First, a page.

Huszka, Collector and Sketch Artist

14/Apr/2005 - 5/Mar/2006
This year marks the one hundred fiftieth anniversary of the birth of drawing teacher, writer, and researcher of Hungarian folk ornamentation József Huszka (1854-1934). During the 1880s and 1890s, Huszka published a number of works that sought to draw a parallel between Hungarian medieval and early Renaissance art and the ornamentation displayed by Hungarian folk art, claiming that both were of Eastern origin and specifically related to the decorative styles of Persia and India. His work exerted a profound effect on contemporary movements in the applied arts and architecture that sought to adopt a distinctly Hungarian approach. Although his Romantic worldview has consistently inspired the public at large, professional ethnographers have rejected his views and questioned his theories regarding the origins of folk art.


The exhibition presents József Huszka as one of the first discoverers of Hungarian folk art, exploring his collecting and documentary work through a number of drawings, collected objects, and photographs preserved in the Museum of Ethnography. The variety of the material on display serves to demonstrate the multiplicity of techniques, complex methods, and aesthetic quality that define his work. The objects in question were either collected or visually captured on site, with decorative elements later preserved in detailed sketches, each one used over and over again. Most of the several thousand drawings and 250 photographs in the museum's possession date to the 1880s. Huszka travelled from community to community in areas such as Transylvania, North Hungary, and the Great Plain, researching and documenting various objects of Hungarian folk art (carved Székely entrance gates, ceramic objects, embroidery, and painted furniture) and ecclesiastical art (ecclesiastical embroidery, church furnishings, and wall murals) as he went. In addition to research done in the field, Huszka worked from the material available from national museums and private collections. Not only his graphic work and photography, but also the objects he collected have proved to be of enduring significance, including the textile samples and ceramics the Museum of Ethnography acquired from his estate in 1934. Among Huszka's lasting contributions to ethnography are his collections of certain types of objects, including Székely woven rugs and pattern books used by 19th century furriers.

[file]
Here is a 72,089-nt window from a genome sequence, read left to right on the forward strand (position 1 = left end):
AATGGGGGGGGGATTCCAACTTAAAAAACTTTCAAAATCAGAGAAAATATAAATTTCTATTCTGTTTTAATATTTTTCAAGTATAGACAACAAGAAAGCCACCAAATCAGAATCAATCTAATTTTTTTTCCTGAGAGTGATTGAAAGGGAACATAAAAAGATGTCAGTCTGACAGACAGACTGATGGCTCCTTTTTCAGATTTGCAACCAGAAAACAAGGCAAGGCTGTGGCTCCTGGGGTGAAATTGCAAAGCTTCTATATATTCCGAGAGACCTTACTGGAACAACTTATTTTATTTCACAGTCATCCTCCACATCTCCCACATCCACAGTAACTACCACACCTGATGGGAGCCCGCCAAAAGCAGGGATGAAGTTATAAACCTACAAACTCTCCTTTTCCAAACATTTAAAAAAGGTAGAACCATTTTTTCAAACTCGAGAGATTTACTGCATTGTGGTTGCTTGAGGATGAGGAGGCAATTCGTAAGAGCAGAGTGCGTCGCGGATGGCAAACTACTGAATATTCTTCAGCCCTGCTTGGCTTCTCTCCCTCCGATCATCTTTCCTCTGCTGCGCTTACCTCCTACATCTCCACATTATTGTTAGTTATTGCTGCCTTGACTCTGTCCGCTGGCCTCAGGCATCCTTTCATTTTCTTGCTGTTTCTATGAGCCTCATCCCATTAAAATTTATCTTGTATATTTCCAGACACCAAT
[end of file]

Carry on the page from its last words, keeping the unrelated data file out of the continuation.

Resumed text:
In reconstructing the research and fieldwork of József Huszka, the Museum of Ethnography seeks not to rehabilitate his theories, which stand in opposition to those of later ethnographers, but to illuminate through his example the process by which interest in peasant material culture and rural life was rekindled during the final three decades of the 19th century along boundaries marked out by the concepts of beauty, taste, and style.

Huszka's age strove primarily to recover and explore objects, works of art, handicrafts, and decorative elements, and in this Huszka's activity was of no small significance. And what greater proof of this than that the objects he collected or captured should become a source of fascination for a new generation of visitors?
Head curator: Zoltán Fejős
Curators: Tímea Bata, Mónika Lackner, Zsuzsa Tasnádi